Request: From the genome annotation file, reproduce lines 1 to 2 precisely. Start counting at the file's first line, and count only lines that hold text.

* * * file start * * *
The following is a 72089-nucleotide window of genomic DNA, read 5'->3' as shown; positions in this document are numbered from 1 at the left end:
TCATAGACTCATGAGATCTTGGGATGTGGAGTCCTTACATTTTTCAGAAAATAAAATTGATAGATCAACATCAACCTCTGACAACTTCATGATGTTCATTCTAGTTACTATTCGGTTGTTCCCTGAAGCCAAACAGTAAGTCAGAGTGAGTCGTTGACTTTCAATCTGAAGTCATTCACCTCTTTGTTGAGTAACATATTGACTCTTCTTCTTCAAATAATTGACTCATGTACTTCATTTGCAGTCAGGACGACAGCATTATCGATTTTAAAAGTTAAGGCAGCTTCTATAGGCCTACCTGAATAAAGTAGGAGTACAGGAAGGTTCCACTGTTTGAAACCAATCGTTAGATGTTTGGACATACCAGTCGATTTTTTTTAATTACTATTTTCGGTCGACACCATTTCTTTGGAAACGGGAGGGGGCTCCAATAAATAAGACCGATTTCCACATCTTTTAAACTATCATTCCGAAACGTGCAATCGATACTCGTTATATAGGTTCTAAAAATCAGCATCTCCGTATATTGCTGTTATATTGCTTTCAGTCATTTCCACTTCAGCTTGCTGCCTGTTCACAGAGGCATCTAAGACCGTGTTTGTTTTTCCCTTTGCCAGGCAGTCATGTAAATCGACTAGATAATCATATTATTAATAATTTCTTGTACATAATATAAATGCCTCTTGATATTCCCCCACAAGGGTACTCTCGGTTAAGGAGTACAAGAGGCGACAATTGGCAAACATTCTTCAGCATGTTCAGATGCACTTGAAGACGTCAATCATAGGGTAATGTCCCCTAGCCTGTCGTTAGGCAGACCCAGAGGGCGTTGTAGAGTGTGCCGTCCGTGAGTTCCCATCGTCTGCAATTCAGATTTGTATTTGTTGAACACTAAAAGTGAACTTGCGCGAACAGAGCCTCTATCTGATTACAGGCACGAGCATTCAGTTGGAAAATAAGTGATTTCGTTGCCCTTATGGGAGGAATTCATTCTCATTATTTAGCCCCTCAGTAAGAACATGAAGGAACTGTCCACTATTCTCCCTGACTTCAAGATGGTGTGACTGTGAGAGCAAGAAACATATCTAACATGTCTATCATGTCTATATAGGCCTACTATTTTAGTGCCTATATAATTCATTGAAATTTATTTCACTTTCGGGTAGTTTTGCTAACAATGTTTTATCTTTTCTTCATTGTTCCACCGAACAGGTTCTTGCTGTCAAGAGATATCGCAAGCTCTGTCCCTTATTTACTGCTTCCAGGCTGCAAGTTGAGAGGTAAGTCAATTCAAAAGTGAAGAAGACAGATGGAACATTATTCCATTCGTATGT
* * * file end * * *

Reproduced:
The following is a 72089-nucleotide window of genomic DNA, read 5'->3' as shown; positions in this document are numbered from 1 at the left end:
TCATAGACTCATGAGATCTTGGGATGTGGAGTCCTTACATTTTTCAGAAAATAAAATTGATAGATCAACATCAACCTCTGACAACTTCATGATGTTCATTCTAGTTACTATTCGGTTGTTCCCTGAAGCCAAACAGTAAGTCAGAGTGAGTCGTTGACTTTCAATCTGAAGTCATTCACCTCTTTGTTGAGTAACATATTGACTCTTCTTCTTCAAATAATTGACTCATGTACTTCATTTGCAGTCAGGACGACAGCATTATCGATTTTAAAAGTTAAGGCAGCTTCTATAGGCCTACCTGAATAAAGTAGGAGTACAGGAAGGTTCCACTGTTTGAAACCAATCGTTAGATGTTTGGACATACCAGTCGATTTTTTTTAATTACTATTTTCGGTCGACACCATTTCTTTGGAAACGGGAGGGGGCTCCAATAAATAAGACCGATTTCCACATCTTTTAAACTATCATTCCGAAACGTGCAATCGATACTCGTTATATAGGTTCTAAAAATCAGCATCTCCGTATATTGCTGTTATATTGCTTTCAGTCATTTCCACTTCAGCTTGCTGCCTGTTCACAGAGGCATCTAAGACCGTGTTTGTTTTTCCCTTTGCCAGGCAGTCATGTAAATCGACTAGATAATCATATTATTAATAATTTCTTGTACATAATATAAATGCCTCTTGATATTCCCCCACAAGGGTACTCTCGGTTAAGGAGTACAAGAGGCGACAATTGGCAAACATTCTTCAGCATGTTCAGATGCACTTGAAGACGTCAATCATAGGGTAATGTCCCCTAGCCTGTCGTTAGGCAGACCCAGAGGGCGTTGTAGAGTGTGCCGTCCGTGAGTTCCCATCGTCTGCAATTCAGATTTGTATTTGTTGAACACTAAAAGTGAACTTGCGCGAACAGAGCCTCTATCTGATTACAGGCACGAGCATTCAGTTGGAAAATAAGTGATTTCGTTGCCCTTATGGGAGGAATTCATTCTCATTATTTAGCCCCTCAGTAAGAACATGAAGGAACTGTCCACTATTCTCCCTGACTTCAAGATGGTGTGACTGTGAGAGCAAGAAACATATCTAACATGTCTATCATGTCTATATAGGCCTACTATTTTAGTGCCTATATAATTCATTGAAATTTATTTCACTTTCGGGTAGTTTTGCTAACAATGTTTTATCTTTTCTTCATTGTTCCACCGAACAGGTTCTTGCTGTCAAGAGATATCGCAAGCTCTGTCCCTTATTTACTGCTTCCAGGCTGCAAGTTGAGAGGTAAGTCAATTCAAAAGTGAAGAAGACAGATGGAACATTATTCCATTCGTATGT